Enterprise mobility slowed by security concerns

While mobile technology continues to move forward in all parts of the business, security issues threaten to slow the progress, according to attendees at this week's MobileIron's user conference.


Mobility is marching forward in the enterprise in all sorts of ways, say some 430 companies at MobileIron's user conference in San Francisco this week. Yet they're facing the same stiff hurdle -- namely, security. These were the key highlights of the keynote session, which included a special guest appearance by an Uber executive.

On the upside, mobility in the enterprise has room to grow. MobileIron asked attendees to give inspirational mobile ideas that will benefit customers, employees and shareholders alike, as well as rate these ideas. The most popular ones concerned security, such as having a security application that's available anytime, anywhere across a range of devices, thus allowing employees to work from home or while traveling.

Even Uber is making moves in the mobility market with its new business initiative. Corporate road warriors can now use an Uber app that's tied to their companies. The Uber app ensures rides follow defined corporate policy and are automatically billed to the company.

"It's one-hundred percent catered to the enterprise," says Luis Madrigal, mobile information technology and device manager at Uber, speaking at the MobileIron conference.

Will security concerns derail mobile?

Most companies, though, continue to face new mobile security challenges. Security can derail their mobile plans -- "without it, we risk too much," say polled attendees. It's a big reason why MobileIron announced a slew of features to protect mobile enterprise data wherever it lives, such as the app, network and cloud.

In the network, for instance, MobileIron protects data with multi-OS app VPN. In the cloud, MobileIron gives companies control over content encryption keys.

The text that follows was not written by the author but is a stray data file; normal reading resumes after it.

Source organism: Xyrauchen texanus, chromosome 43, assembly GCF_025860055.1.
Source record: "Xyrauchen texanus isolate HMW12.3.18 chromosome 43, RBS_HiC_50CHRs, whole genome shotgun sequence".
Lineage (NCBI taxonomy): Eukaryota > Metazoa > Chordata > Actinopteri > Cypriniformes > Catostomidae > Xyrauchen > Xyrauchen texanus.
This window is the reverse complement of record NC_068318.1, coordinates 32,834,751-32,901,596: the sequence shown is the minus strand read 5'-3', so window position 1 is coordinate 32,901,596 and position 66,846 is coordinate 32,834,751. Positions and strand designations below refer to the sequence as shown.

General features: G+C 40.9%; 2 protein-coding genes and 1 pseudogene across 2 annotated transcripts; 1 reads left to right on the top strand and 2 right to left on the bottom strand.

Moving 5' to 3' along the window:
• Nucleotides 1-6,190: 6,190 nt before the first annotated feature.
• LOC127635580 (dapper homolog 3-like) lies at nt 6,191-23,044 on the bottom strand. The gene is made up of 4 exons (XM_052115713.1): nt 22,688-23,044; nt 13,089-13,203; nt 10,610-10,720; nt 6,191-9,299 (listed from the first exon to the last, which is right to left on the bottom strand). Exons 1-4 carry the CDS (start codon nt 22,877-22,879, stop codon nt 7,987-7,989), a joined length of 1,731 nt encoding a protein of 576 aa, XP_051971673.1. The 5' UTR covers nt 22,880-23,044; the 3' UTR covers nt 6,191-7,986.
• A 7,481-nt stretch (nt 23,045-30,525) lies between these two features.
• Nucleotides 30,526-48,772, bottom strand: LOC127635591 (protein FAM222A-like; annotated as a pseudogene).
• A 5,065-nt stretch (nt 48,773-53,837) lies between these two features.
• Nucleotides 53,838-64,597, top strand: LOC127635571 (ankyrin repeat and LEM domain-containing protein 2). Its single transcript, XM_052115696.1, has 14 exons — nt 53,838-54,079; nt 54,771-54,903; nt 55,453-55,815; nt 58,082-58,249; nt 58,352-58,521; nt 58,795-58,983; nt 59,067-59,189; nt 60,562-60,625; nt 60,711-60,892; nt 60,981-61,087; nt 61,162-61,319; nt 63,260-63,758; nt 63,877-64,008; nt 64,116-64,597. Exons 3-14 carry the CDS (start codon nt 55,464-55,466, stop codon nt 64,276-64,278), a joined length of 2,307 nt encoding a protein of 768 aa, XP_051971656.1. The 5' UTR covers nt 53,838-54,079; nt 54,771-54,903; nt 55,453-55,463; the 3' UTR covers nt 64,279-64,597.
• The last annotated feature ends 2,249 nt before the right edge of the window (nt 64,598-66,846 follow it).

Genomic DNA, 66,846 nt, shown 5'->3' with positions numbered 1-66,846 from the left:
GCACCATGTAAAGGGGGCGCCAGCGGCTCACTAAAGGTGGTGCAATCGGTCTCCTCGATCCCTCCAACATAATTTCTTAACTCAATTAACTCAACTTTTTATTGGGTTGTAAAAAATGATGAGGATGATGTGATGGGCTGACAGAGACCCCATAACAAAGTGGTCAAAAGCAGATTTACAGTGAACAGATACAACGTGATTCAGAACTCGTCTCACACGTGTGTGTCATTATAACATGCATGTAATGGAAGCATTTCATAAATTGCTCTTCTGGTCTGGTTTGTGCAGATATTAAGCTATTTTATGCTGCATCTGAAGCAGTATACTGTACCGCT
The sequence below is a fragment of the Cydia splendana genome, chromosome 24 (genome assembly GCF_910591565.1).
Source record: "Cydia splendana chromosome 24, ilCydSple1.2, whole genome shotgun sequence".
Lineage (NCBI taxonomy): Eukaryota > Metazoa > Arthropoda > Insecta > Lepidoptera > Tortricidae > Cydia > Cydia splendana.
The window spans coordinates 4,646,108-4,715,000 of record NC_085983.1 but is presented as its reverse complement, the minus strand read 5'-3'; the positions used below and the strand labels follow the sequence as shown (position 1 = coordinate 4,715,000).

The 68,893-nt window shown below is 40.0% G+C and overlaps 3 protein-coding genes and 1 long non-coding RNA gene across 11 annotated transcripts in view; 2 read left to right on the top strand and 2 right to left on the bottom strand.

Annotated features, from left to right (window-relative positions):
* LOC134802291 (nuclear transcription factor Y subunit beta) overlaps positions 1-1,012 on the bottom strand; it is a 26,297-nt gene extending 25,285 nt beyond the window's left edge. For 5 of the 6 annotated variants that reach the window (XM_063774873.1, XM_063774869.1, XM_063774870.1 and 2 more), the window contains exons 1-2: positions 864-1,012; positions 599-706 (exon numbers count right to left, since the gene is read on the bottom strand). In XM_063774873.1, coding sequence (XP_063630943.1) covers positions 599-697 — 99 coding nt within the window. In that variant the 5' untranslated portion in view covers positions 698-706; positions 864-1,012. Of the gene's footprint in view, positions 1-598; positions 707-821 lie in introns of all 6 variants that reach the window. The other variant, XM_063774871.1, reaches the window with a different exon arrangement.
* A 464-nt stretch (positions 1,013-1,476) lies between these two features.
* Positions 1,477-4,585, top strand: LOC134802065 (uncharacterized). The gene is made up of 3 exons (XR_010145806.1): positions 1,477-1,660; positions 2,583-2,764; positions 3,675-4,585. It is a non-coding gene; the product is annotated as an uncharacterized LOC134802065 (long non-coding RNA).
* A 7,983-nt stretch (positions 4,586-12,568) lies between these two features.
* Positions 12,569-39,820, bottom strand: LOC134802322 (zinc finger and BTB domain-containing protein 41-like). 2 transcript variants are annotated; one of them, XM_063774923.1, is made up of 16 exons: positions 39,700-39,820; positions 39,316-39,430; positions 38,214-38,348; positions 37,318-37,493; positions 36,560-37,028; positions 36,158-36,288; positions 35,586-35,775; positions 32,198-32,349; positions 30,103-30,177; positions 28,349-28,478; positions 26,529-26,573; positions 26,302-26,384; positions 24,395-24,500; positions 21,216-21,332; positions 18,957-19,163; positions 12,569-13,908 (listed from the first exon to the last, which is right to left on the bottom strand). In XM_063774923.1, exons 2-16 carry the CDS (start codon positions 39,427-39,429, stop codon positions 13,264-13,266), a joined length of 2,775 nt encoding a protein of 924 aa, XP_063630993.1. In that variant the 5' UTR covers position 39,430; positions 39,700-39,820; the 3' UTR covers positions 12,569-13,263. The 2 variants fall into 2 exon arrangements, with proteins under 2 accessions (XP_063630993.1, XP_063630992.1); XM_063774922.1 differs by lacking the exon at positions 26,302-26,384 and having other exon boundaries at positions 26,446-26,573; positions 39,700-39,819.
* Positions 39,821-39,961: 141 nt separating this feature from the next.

Meanwhile, employees are concerned that companies secretly look at their private data on mobile devices. There's a lot of private data, too. A recent MobileIron survey of millennials found that 87 percent say their "mobile device never leaves their side, night or day." At MobileIron's conference, attendees cited the challenge of gaining employee buy-in through education and communication as having the greatest risk of failure.

That's why MobileIron announced a visual privacy tool that lets employees know exactly what data the company can see, what actions the company can take. The goal is to build trust between employer and employee.

Keeping security tools fresh

As companies continue to push the boundaries of mobility, with all sorts of enterprise data finding its way into myriad places, the security game is dramatically changing for CIOs. Today's mobile security tools might not work tomorrow. The security challenge is only going to get worse.

"Can't use the old stuff," says mobility analyst Maribel Lopez. "CIOs need new security, but it hasn't been defined yet. They'll have to buy again, and buy differently."

This story, "Enterprise mobility slowed by security concerns" was originally published by CIO.

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